Issue Advisory: We Won’t Go Back: Tracking the Fight for Reproductive Justice
July 28, 2022
The long-awaited catastrophe has finally occurred. On June 24th in a 6-3 decision in Dobbs v. Jackson Women’s Health Organization, the Supreme Court struck down Roe v. Wade, stripping women’s and pregnant persons’ bodily autonomy and opening the floodgates for states like Texas, Alabama, Florida and others to impose complete restrictions on abortions without exceptions and care for the pregnant person. Thus far, full abortion bans are in effect in thirteen states, and The New York Times among other sources report that at least 21 states will prohibit or heavily restrict access to abortions. In nine other states, like Pennsylvania and Virginia, the legal status of abortion is precarious at best.
We should be clear: the overturning of Roe v. Wade has been a goal of extremists since the decision was first announced in 1973, and unfettered access to abortion has never been universal across the country—especially for low-income people and people of color. But now that Dobbs has become a reality, various states are rushing to maintain and even expand the right to abortion. On the federal level, there are longer-term efforts to codify the right to abortion, bodily autonomy, and privacy, as well as shorter-term efforts to urge the Biden administration to use any executive power it must to make a change. Here are some of the immediate actions that are taking place to protect abortion rights across the country:
President Biden’s Executive Order
On July 8th, President Biden issued an Executive Order aimed at protecting access to reproductive care services. The Executive Order comes after an influx of critique for President Biden’s inaction in protecting abortion access, apart from a speech on June 24th calling on Congress to codify abortion rights.
The Executive Order calls on the Secretary of Health and Human Services (HHS) to:
1. Safeguard access to reproductive care, including all forms of abortion and contraception;
2. Protect patients’ privacy and access to accurate information;
3. Promote the safety and security of patients, providers, and clinics; and
4. Coordinate federal efforts to protect reproductive rights and access to healthcare
You can read more about President Biden’s Executive Order here: https://www.whitehouse.gov/briefing-room/statements-releases/2022/07/08/fact-sheet-president-biden-to-sign-executive-order-protecting-access-to-reproductive-health-care-services/.
Congress on the Move
In the U.S. House of Representatives, Democrats have pushed to codify abortion rights. Two bills, the Women’s Health Protection Act of 2022—a version that had passed in the House in September 2021 but failed in the Senate—and the Ensuring Access to Abortion Act of 2022, have been introduced and passed. The revised Women’s Health Protection Act would prohibit “governmental restrictions on the provision of, and access to, abortion services” while the Ensuring Access to Abortion Act would “prohibit the interference, under color of State law, with the provision of interstate abortion services, and for other purposes.” While these bills have passed in the House, it will be impossible for them to break through the filibuster barrier to pass in the Senate.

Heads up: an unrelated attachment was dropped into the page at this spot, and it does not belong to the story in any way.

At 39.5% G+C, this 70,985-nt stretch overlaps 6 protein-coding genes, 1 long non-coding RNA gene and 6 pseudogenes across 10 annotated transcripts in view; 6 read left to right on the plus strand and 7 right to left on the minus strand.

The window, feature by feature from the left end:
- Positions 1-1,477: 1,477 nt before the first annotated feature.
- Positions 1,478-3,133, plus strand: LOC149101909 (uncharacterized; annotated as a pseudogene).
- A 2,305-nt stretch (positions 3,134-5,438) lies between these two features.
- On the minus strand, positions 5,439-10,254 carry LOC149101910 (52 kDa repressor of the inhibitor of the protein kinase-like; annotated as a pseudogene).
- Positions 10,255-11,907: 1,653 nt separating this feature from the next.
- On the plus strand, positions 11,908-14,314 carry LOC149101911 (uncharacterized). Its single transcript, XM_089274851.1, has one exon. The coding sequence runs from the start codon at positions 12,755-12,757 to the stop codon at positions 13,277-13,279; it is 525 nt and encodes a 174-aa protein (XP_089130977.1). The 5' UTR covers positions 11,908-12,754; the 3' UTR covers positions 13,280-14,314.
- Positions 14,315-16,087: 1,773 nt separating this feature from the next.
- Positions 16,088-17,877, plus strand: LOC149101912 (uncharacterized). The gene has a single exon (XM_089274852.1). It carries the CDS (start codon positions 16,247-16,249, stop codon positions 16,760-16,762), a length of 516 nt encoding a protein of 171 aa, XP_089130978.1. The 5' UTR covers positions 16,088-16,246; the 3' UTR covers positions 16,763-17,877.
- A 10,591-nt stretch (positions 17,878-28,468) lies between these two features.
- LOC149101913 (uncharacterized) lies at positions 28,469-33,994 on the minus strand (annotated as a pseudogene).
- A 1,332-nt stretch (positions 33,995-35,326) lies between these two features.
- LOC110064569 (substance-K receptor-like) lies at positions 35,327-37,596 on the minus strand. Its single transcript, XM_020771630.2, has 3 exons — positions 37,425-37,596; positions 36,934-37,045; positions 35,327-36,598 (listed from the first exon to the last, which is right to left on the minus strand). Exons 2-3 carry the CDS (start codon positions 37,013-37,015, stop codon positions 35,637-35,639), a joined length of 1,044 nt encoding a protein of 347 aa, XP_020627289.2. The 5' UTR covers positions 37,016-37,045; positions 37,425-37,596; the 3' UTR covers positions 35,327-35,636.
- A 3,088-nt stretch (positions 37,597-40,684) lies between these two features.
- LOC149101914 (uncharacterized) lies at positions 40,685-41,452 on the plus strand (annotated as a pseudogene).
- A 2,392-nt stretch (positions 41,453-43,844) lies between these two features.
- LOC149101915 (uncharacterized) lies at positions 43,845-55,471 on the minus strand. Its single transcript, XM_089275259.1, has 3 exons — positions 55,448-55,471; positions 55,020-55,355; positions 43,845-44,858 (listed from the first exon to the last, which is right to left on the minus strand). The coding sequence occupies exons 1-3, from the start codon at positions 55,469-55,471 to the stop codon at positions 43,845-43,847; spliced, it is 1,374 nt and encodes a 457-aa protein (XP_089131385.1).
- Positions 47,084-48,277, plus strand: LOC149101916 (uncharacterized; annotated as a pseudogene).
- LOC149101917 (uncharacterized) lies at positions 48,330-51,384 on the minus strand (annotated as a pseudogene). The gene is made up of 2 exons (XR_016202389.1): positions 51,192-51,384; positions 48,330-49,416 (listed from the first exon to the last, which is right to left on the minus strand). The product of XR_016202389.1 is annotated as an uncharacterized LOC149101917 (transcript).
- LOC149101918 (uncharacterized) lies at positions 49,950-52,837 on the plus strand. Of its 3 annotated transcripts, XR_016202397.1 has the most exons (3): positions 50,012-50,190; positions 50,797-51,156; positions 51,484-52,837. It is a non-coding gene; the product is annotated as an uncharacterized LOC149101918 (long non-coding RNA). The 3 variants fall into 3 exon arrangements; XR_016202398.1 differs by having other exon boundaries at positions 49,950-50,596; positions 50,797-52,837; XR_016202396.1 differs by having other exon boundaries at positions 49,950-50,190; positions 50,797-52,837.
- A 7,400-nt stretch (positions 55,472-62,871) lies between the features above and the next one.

You can track the Women’s Health Protection Act and the Ensuring Access to Abortion Act here: https://www.congress.gov/bill/117th-congress/house-bill/8296?s=1&r=1; https://www.congress.gov/bill/117th-congress/house-bill/8297/text?r=1&s=1.
Expanding Protections in State and Local Laws
In many states, the right to abortion is currently protected thanks to state and local laws. Colorado, California, Connecticut, Washington D.C., Delaware, Hawaii, Illinois, Maine, Maryland, Nevada, New Jersey, New York, Oregon, Rhode Island, Vermont, and Washington all have existing state and local laws that protect abortions.
Some states go further than just protecting abortion. Nevada’s state law can only be changed via referendum, and voters have already taken action to affirm the law. California, Connecticut, Washington D.C., Delaware, Hawaii, Maryland, New Jersey, New York, and Washington have expanded or are looking to expand their state laws to protect other abortion-related areas, such as protections for providers, expanding access to providers, expanding insurance coverage, and shielding patients and providers from out-of-state lawsuits. Oregon’s state legislature has approved $15 million to support those seeking abortions.
You can read in-depth analysis of state legislation protecting and banning abortion here: https://www.guttmacher.org/state-policy.
Governors In Action
Currently, seven governors have announced initiatives to support abortion rights. New Jersey Governor Phil Murphy quickly announced his intentions to make the state a “safe haven” for those seeking abortions. In his remarks on the Dobbs decision, Governor Murphy stated that he was “prepared to take whatever action he can to secure a woman’s full bodily autonomy and expand access to reproductive freedom.” Just one week later, he signed two bills into law, extending existing abortion protections to out-of-state patients as well as in-state providers.
In Colorado, Maine, Massachusetts, Minnesota, New Mexico, North Carolina, and Rhode Island Governors Jared Polis, Janet Mills, Charlie Baker, Tim Walz, Michelle Lujan Grisham, Roy Cooper, and Dan McKee quickly issued executive orders to protect abortion patients and providers in their respective states from legislation in other states. For Colorado, Maine, Massachusetts, and Minnesota, these executive orders expand abortion rights and protect the right to bodily autonomy, in addition to existing protections such as state laws (Colorado, Maine, Massachusetts, and Rhode Island) and state court rulings (Massachusetts and Minnesota). In New Mexico and North Carolina, Governor Grisham and Cooper’s respective executive orders were especially vital in protecting the right to choose; in New Mexico, abortion is not expressly protected in neither state law nor court rulings, and in North Carolina, the state had enacted a partial ban on abortion prior to Roe.